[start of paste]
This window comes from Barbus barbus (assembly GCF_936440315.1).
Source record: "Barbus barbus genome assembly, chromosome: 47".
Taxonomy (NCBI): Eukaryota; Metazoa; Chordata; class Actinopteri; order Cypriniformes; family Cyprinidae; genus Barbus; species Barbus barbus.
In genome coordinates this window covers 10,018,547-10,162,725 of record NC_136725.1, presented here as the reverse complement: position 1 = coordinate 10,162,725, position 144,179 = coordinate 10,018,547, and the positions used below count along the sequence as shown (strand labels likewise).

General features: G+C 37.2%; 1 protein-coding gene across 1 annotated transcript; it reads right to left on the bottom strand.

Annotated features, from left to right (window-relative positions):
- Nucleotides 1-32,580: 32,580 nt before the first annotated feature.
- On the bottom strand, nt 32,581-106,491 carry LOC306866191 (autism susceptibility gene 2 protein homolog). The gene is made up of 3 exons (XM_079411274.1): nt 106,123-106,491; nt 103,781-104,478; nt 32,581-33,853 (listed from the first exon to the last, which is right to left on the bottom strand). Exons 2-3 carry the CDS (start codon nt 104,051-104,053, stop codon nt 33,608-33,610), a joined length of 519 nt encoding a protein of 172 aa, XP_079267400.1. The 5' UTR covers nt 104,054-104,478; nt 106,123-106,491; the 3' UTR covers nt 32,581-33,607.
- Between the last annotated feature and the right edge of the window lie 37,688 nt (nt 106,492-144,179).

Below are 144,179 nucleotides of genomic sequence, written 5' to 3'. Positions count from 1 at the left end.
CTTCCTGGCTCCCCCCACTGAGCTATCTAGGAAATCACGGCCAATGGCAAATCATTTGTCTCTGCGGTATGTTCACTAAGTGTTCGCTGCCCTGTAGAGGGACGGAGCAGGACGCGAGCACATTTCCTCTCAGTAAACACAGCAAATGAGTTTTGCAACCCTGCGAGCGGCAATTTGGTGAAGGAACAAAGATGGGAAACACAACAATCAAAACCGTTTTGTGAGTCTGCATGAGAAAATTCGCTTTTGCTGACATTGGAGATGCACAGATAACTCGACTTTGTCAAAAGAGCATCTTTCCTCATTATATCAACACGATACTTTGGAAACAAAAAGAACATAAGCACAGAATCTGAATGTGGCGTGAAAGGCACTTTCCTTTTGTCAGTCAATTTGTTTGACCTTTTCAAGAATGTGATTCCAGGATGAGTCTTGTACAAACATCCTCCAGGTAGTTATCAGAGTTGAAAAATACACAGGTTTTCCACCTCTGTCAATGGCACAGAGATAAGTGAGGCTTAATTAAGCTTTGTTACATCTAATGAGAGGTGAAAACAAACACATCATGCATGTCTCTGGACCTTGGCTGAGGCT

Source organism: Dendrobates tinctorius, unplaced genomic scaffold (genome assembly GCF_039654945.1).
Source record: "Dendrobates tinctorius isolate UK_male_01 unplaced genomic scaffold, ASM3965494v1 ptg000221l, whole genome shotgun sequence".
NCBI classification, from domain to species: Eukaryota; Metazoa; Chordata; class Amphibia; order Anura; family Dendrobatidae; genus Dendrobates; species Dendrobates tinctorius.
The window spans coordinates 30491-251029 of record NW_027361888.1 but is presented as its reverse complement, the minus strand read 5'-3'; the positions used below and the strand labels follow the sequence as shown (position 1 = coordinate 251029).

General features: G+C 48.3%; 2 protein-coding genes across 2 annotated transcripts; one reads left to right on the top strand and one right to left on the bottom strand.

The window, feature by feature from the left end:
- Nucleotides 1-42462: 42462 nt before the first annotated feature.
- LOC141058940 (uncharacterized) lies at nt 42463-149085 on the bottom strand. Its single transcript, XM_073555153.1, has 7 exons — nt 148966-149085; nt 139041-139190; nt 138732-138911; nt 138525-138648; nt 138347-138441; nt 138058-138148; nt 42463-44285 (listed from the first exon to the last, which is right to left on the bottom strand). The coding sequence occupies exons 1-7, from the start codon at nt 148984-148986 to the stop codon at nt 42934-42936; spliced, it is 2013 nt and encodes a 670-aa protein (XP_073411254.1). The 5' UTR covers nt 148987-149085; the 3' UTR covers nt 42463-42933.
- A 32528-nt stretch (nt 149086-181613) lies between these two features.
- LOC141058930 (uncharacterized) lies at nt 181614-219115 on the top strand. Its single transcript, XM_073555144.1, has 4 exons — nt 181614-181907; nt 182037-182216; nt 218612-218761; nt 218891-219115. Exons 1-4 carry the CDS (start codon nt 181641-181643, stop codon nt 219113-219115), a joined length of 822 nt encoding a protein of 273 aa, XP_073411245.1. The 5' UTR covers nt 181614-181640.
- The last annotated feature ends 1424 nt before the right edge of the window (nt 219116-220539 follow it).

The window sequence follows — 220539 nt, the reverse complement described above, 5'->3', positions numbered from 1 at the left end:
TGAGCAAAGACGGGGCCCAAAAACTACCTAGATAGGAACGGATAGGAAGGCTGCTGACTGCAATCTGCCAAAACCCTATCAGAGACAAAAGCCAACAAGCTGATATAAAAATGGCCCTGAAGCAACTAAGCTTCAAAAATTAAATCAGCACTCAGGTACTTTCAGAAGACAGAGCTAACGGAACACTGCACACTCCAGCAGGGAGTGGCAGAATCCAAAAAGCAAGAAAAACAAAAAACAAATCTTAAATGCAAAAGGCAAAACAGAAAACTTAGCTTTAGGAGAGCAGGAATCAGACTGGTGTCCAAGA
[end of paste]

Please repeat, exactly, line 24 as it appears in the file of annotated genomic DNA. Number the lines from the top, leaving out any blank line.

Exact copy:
TGAGCAAAGACGGGGCCCAAAAACTACCTAGATAGGAACGGATAGGAAGGCTGCTGACTGCAATCTGCCAAAACCCTATCAGAGACAAAAGCCAACAAGCTGATATAAAAATGGCCCTGAAGCAACTAAGCTTCAAAAATTAAATCAGCACTCAGGTACTTTCAGAAGACAGAGCTAACGGAACACTGCACACTCCAGCAGGGAGTGGCAGAATCCAAAAAGCAAGAAAAACAAAAAACAAATCTTAAATGCAAAAGGCAAAACAGAAAACTTAGCTTTAGGAGAGCAGGAATCAGACTGGTGTCCAAGA